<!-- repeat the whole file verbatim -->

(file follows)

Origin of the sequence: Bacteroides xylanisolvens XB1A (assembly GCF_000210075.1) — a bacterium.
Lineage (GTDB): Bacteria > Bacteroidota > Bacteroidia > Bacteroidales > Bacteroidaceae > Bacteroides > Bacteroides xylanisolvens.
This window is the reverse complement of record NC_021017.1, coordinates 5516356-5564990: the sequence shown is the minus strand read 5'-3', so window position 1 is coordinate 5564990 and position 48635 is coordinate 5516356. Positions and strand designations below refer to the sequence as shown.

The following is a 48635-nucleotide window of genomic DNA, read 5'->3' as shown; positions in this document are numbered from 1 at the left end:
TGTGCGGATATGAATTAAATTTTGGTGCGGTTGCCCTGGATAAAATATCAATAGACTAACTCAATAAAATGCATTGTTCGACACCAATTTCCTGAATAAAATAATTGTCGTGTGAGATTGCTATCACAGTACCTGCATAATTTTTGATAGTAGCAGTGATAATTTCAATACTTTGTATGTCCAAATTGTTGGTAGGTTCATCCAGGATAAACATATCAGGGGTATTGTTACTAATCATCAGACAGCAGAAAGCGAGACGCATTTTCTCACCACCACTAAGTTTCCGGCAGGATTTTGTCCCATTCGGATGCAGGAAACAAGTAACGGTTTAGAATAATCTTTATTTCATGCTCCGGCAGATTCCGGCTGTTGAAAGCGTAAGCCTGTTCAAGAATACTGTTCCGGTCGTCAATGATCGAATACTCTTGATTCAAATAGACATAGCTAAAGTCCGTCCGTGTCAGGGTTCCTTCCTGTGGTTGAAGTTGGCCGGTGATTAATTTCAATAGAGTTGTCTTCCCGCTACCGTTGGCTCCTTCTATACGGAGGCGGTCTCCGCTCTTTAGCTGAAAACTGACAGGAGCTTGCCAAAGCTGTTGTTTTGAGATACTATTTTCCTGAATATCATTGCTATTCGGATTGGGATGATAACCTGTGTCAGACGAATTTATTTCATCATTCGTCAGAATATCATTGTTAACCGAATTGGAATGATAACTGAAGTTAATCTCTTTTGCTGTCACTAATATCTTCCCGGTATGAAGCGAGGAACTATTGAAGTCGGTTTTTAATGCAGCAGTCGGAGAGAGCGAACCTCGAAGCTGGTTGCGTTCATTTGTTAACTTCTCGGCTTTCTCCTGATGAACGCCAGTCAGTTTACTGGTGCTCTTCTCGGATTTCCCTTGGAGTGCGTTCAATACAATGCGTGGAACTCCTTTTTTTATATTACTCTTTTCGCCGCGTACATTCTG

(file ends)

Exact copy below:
Origin of the sequence: Bacteroides xylanisolvens XB1A (assembly GCF_000210075.1) — a bacterium.
Lineage (GTDB): Bacteria > Bacteroidota > Bacteroidia > Bacteroidales > Bacteroidaceae > Bacteroides > Bacteroides xylanisolvens.
This window is the reverse complement of record NC_021017.1, coordinates 5516356-5564990: the sequence shown is the minus strand read 5'-3', so window position 1 is coordinate 5564990 and position 48635 is coordinate 5516356. Positions and strand designations below refer to the sequence as shown.

The following is a 48635-nucleotide window of genomic DNA, read 5'->3' as shown; positions in this document are numbered from 1 at the left end:
TGTGCGGATATGAATTAAATTTTGGTGCGGTTGCCCTGGATAAAATATCAATAGACTAACTCAATAAAATGCATTGTTCGACACCAATTTCCTGAATAAAATAATTGTCGTGTGAGATTGCTATCACAGTACCTGCATAATTTTTGATAGTAGCAGTGATAATTTCAATACTTTGTATGTCCAAATTGTTGGTAGGTTCATCCAGGATAAACATATCAGGGGTATTGTTACTAATCATCAGACAGCAGAAAGCGAGACGCATTTTCTCACCACCACTAAGTTTCCGGCAGGATTTTGTCCCATTCGGATGCAGGAAACAAGTAACGGTTTAGAATAATCTTTATTTCATGCTCCGGCAGATTCCGGCTGTTGAAAGCGTAAGCCTGTTCAAGAATACTGTTCCGGTCGTCAATGATCGAATACTCTTGATTCAAATAGACATAGCTAAAGTCCGTCCGTGTCAGGGTTCCTTCCTGTGGTTGAAGTTGGCCGGTGATTAATTTCAATAGAGTTGTCTTCCCGCTACCGTTGGCTCCTTCTATACGGAGGCGGTCTCCGCTCTTTAGCTGAAAACTGACAGGAGCTTGCCAAAGCTGTTGTTTTGAGATACTATTTTCCTGAATATCATTGCTATTCGGATTGGGATGATAACCTGTGTCAGACGAATTTATTTCATCATTCGTCAGAATATCATTGTTAACCGAATTGGAATGATAACTGAAGTTAATCTCTTTTGCTGTCACTAATATCTTCCCGGTATGAAGCGAGGAACTATTGAAGTCGGTTTTTAATGCAGCAGTCGGAGAGAGCGAACCTCGAAGCTGGTTGCGTTCATTTGTTAACTTCTCGGCTTTCTCCTGATGAACGCCAGTCAGTTTACTGGTGCTCTTCTCGGATTTCCCTTGGAGTGCGTTCAATACAATGCGTGGAACTCCTTTTTTTATATTACTCTTTTCGCCGCGTACATTCTG